Sam Interviewed about GENDERBUSTERS for In The Queer And Now

December 5, 2010

12.05.2010

In The Queer And Now w/Genderbusters Director Sam Berliner

 

And now, a word from our editor: In an effort to steer BelowTheBelt in a more interactive, community discussion-oriented direction (and, frankly, increase readership), I'm reaching out to other queer artists and writers to like, talk about stuff.

 

Today my metaphorical "guest" is Sam Berliner, director of Genderbusters.

 

TCMV: I think it's best we get the awkward "ask the artist their inspiration" part out of the way and move on, eyes averted, as if nothing happened. Where did Genderbusters come from? Was it born solely out of creative expression and/or is it a response to the current gender environment in our culture?

 

SB: Genderbusters is my first year film for my Cinema MFA program at San Francisco State University that I completed this past May 2010. My classmates and I were all required to make 5 minute 16mm films in order to continue onto the second year of the program. I knew I wanted to make something about gender, something with a positive spin, and something that would spark direct action and education. I went through a number of different ideas before finally coming up with gender superheroes. (One of the earlier incarnations was on an airplane where the flight attendant speech was altered to say something along the lines of "the gender road in life can be bumpy and difficult so please be careful when opening overhead bins as the contents may have shifted throughout the flight." Haha. Yes, clearly that one found its way to the trash pretty quickly.) Seriously though, it was and will continue to be my core driving passion to create films in which people of all genders, bodies, sexual orientations, and the beautiful combinations of all of those things are able to properly represent themselves on the screen. My goal as a filmmaker is to create a positive voice for the trans, genderqueer, androgynous & gender-fluid folks not yet represented on screen, document our history, serve as a call to action to be recognized and respected by society at large, and force our culture to evolve.

 

TCMV: How did you assemble your cast and crew? Did you hold auditions? Were they friends/classmates of yours? How does a queer filmmaker begin the process of putting together a project like this?

 

SB: I assembled my crew from my classmates and my colleagues in the Bay Area. I have lived here since 2005, have worked on many projects over the years, and met some fabulous people who share my passion for telling these kinds of stories. I feel very lucky as a queer/trans filmmaker to have the wonderful connections that I do to a network of other queer/trans filmmakers all with different skills and passions that they bring to each new project. In terms of casting, it was extremely important to me to have the actors playing the parts actually inhabit those identities in their real lives. I was not interested in actors "acting" genderqueer or trans. I wanted folks with those identities to be able to authentically represent themselves on the screen. So I asked friends of mine, both from "real life" and YouTube, to be a part of the project, and taught them about acting and how to work on a film set as we went.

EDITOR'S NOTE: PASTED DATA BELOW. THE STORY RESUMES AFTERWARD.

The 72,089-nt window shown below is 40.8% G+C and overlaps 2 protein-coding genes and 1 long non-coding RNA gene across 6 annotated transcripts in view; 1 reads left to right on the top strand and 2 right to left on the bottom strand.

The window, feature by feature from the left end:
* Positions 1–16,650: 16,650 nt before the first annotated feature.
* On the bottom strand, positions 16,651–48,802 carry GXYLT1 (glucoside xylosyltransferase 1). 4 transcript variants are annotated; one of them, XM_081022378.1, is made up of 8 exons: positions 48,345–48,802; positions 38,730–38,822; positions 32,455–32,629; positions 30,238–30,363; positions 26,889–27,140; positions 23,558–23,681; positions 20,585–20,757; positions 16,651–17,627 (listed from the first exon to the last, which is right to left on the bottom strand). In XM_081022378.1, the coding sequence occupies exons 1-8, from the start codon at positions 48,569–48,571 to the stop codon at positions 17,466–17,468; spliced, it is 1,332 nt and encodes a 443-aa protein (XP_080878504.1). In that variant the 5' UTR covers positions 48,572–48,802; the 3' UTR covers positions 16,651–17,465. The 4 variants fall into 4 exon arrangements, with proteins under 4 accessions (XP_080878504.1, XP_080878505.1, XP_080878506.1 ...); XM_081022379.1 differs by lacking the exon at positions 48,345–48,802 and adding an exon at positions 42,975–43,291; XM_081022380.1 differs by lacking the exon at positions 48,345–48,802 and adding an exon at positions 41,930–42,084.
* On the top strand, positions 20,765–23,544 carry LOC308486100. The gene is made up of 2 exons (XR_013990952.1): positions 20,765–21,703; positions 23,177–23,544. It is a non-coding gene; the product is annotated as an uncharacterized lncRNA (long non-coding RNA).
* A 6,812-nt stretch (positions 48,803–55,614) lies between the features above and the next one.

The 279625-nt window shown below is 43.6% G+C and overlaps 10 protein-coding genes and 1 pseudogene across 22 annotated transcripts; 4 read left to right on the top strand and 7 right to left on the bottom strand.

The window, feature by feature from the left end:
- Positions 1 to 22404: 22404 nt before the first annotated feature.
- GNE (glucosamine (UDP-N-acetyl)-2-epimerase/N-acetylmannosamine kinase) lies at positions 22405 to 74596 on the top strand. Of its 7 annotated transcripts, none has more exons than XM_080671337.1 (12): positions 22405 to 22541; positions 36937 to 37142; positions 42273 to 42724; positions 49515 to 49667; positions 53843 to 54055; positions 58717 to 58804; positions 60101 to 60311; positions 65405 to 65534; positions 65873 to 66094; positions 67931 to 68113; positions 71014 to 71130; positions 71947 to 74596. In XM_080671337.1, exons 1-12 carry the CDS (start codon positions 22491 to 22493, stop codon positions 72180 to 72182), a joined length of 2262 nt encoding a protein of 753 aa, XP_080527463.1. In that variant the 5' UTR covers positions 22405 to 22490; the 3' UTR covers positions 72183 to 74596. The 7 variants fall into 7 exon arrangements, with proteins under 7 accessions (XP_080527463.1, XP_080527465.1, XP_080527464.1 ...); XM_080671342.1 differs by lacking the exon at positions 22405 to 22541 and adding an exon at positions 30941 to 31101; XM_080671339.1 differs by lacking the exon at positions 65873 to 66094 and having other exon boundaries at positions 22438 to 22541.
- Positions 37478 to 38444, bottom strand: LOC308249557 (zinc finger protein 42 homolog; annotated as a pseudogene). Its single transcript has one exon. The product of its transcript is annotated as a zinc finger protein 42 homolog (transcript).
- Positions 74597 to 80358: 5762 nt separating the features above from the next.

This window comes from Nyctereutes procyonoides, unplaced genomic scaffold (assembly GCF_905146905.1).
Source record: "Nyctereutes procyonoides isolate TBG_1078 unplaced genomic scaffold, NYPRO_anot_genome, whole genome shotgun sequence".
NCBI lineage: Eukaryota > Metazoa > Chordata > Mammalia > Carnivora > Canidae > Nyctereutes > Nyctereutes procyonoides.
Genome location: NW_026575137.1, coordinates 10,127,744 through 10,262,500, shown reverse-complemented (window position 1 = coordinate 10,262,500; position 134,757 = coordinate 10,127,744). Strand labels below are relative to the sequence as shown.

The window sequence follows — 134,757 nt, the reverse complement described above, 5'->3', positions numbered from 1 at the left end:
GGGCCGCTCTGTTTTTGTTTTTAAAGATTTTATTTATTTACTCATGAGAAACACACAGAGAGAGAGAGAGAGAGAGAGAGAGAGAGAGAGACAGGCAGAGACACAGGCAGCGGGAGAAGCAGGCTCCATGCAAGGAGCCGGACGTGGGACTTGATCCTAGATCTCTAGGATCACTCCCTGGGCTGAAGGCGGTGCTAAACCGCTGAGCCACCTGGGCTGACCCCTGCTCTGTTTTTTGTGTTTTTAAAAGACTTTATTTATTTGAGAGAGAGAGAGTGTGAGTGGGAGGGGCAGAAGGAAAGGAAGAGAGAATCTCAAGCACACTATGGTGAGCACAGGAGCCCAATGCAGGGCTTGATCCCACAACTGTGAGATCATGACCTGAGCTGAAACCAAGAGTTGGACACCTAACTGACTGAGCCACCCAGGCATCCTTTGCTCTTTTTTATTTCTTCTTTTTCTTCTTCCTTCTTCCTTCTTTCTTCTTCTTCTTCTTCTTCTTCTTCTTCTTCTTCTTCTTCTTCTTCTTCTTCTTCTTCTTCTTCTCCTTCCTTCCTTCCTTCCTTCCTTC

TCMV: How much of the film was the result of collaborative input and how much was your vision as the director?

 

SB: The film's core is my vision as writer and director but I could not have done it without the help of many people, most directly, my classmates and professors in my program at SF State. The film went through copious revisions every step of the way from script-writing to editing to color correction. So in this way, as well as through the work of my amazing crew on set, I was able to hone my vision for the project and make it come alive. It was a beautiful, if incredibly painstaking and detail-oriented process. But I love every step of it and that's why I know I am in the right profession. A fun example of my vision coming through the process is the Genderbusters logo which I doodled in my notebook in class one day. It is the letter G busting through a 3-dimensional box (the gender box) with pointy triangle-edged "busting" power. I had asked my friend to design the logo and brought my doodle to him and he said "that's it!" So all he had to do was bring it into Illustrator and clean it up so I could bring it to the screen printing shop to be put onto our T-shirts! (Which *achem* are for sale. Check out the website for more information: www.wix.com/berliner/genderbusters.)

 

TCMV: Student films are a very voluntary labor. Do you know how much it would have cost to make Genderbusters if you were to compensate cast/crew and rent equipment/locales?